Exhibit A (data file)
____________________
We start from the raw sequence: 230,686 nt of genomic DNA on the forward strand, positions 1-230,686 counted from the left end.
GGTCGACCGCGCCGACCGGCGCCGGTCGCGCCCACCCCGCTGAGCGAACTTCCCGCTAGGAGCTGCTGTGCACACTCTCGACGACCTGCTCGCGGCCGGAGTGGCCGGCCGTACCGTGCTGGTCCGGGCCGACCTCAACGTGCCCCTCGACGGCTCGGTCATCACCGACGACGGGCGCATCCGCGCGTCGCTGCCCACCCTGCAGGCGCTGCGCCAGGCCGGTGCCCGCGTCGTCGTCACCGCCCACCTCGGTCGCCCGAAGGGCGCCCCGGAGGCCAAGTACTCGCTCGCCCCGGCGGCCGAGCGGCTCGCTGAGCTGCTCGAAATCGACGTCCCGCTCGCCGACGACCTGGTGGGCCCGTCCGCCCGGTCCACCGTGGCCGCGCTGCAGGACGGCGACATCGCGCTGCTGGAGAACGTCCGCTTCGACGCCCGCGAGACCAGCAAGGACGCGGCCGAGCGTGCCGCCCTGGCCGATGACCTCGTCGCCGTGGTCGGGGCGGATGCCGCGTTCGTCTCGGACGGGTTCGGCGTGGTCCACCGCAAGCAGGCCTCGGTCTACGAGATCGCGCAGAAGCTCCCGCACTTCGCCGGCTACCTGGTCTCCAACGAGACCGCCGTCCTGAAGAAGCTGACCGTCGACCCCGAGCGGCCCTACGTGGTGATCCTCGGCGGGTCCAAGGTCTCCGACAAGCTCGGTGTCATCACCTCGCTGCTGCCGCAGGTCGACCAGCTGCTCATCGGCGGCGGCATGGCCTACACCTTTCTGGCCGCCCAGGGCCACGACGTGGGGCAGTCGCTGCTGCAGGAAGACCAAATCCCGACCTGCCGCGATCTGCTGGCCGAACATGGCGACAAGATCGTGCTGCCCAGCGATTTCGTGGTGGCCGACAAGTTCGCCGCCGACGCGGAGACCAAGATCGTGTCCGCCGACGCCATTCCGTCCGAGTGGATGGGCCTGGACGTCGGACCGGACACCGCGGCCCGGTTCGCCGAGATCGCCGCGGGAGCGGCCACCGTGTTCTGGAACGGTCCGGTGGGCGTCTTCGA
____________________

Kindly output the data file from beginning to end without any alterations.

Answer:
We start from the raw sequence: 230,686 nt of genomic DNA on the forward strand, positions 1-230,686 counted from the left end.
GGTCGACCGCGCCGACCGGCGCCGGTCGCGCCCACCCCGCTGAGCGAACTTCCCGCTAGGAGCTGCTGTGCACACTCTCGACGACCTGCTCGCGGCCGGAGTGGCCGGCCGTACCGTGCTGGTCCGGGCCGACCTCAACGTGCCCCTCGACGGCTCGGTCATCACCGACGACGGGCGCATCCGCGCGTCGCTGCCCACCCTGCAGGCGCTGCGCCAGGCCGGTGCCCGCGTCGTCGTCACCGCCCACCTCGGTCGCCCGAAGGGCGCCCCGGAGGCCAAGTACTCGCTCGCCCCGGCGGCCGAGCGGCTCGCTGAGCTGCTCGAAATCGACGTCCCGCTCGCCGACGACCTGGTGGGCCCGTCCGCCCGGTCCACCGTGGCCGCGCTGCAGGACGGCGACATCGCGCTGCTGGAGAACGTCCGCTTCGACGCCCGCGAGACCAGCAAGGACGCGGCCGAGCGTGCCGCCCTGGCCGATGACCTCGTCGCCGTGGTCGGGGCGGATGCCGCGTTCGTCTCGGACGGGTTCGGCGTGGTCCACCGCAAGCAGGCCTCGGTCTACGAGATCGCGCAGAAGCTCCCGCACTTCGCCGGCTACCTGGTCTCCAACGAGACCGCCGTCCTGAAGAAGCTGACCGTCGACCCCGAGCGGCCCTACGTGGTGATCCTCGGCGGGTCCAAGGTCTCCGACAAGCTCGGTGTCATCACCTCGCTGCTGCCGCAGGTCGACCAGCTGCTCATCGGCGGCGGCATGGCCTACACCTTTCTGGCCGCCCAGGGCCACGACGTGGGGCAGTCGCTGCTGCAGGAAGACCAAATCCCGACCTGCCGCGATCTGCTGGCCGAACATGGCGACAAGATCGTGCTGCCCAGCGATTTCGTGGTGGCCGACAAGTTCGCCGCCGACGCGGAGACCAAGATCGTGTCCGCCGACGCCATTCCGTCCGAGTGGATGGGCCTGGACGTCGGACCGGACACCGCGGCCCGGTTCGCCGAGATCGCCGCGGGAGCGGCCACCGTGTTCTGGAACGGTCCGGTGGGCGTCTTCGA